UN calls for access to 250,000 Syrians stranded in desert
The United Nations has called for unimpeded access to almost a quarter of a million Syrians stranded in the desert near Jordan and Israel who fled as forces loyal to the regime of the Syrian president, Bashar al-Assad, entered rebel-controlled parts of Deraa – the birthplace of protests that led to the country’s civil and proxy war.
The UN high commissioner for refugees said 235,000 people had fled the country’s south since mid-June. Its Office for the Coordination of Humanitarian Affairs said their situation was “dire”, that they were without shelter or protection from desert heat and winds, and that food supplies were dwindling. It urged all warring sides to allow the passage of aid deliveries.
The UN’s call came hours after a symbolic victory for Assad’s forces that illustrated the turning tides of the conflict. Syrian state news agency Sana said the army hoisted its flag for the first time in years in the rebel-controlled parts of Deraa city after local rebels agreed a surrender deal, including a planned handover of weapons and the exile of rebel fighters and activists. “Units of the Syrian Arab army entered the district of Deraa al-Balad and raised the national flag in the main square … a declaration that Deraa is now clear of terrorism,” said Sana.
The brutal suppression in March 2011 of protests in Deraa against the incarceration and torture of teenagers who had scrawled anti-government graffiti on a wall sparked a nationwide outcry against Assad. A crackdown on protesters led to an armed uprising.
The victory over rebels in Deraa and the reclaiming of the city for the first time in seven years heralds the military defeat of a rebellion that was stymied by violent government repression, the rise of Islamist militias and nihilistic extremists, unwavering support from the regime’s allies – Russia and Iran – and dithering western powers.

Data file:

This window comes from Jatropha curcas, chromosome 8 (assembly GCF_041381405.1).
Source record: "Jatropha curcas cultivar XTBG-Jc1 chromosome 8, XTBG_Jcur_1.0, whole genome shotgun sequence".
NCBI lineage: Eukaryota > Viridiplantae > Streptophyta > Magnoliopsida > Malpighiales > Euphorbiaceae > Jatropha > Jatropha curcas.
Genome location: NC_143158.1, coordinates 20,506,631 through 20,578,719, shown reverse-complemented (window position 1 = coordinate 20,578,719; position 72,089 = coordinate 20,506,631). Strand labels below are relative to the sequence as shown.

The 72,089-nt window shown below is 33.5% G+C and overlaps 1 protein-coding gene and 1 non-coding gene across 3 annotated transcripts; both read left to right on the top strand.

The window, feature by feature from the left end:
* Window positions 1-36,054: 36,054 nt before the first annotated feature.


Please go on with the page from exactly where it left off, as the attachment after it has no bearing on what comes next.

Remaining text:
“People have accepted the reality that the entire world is fighting against the revolution, and therefore it cannot continue,” said an aid worker from Deraa, who requested anonymity to avoid retribution from government forces now controlling the province.
The surrounding province also has great strategic significance thanks to its proximity to Israel’s border and because it straddles Jordan’s border. Israel will not tolerate Iranian-backed militias near the Golan Heights.
Syria’s government announced an offensive last month to reclaim all of Deraa province, where westernbacked rebels controlled swathes of territory in what was ostensibly a “de-escalation” zone. But the offensive, backed by Russia, months after a brutal assault on the region around Damascus known as eastern Ghouta – which killed 2,000 people and involved the use of chemical weapons – prompted the flight of a quarter of a million civilians in one of the largest single displacements in the conflict.
Rebels sought to negotiate with Assad’s Russian sponsors after the US – which for years had backed the southern rebels – said it would not intervene to protect them. One western diplomat said the “moral hazard” of intervening in the crisis had increased with time.
The surrender deal mirrors that in other parts of Syria: the handover of heavy weapons and forced displacement of those who oppose the agreement to the country’s northern territories, which are controlled either by rebel groups or proxies of Turkey.
Government forces are now expected to turn to Idlib in the north, where Islamist militias and al-Qaidalinked militants control territory hosting two million internal refugees.
Meanwhile, calls are mounting for aid to reach those already stranded near Deraa. “The displacement created by the violence in the last few weeks is the highest we’ve seen in a short space of time since the war started more than seven years ago,” said Caroline Anning of Save the Children.
▲ Refugees from Deraa province arrive near the Israeli-occupied Golan Heights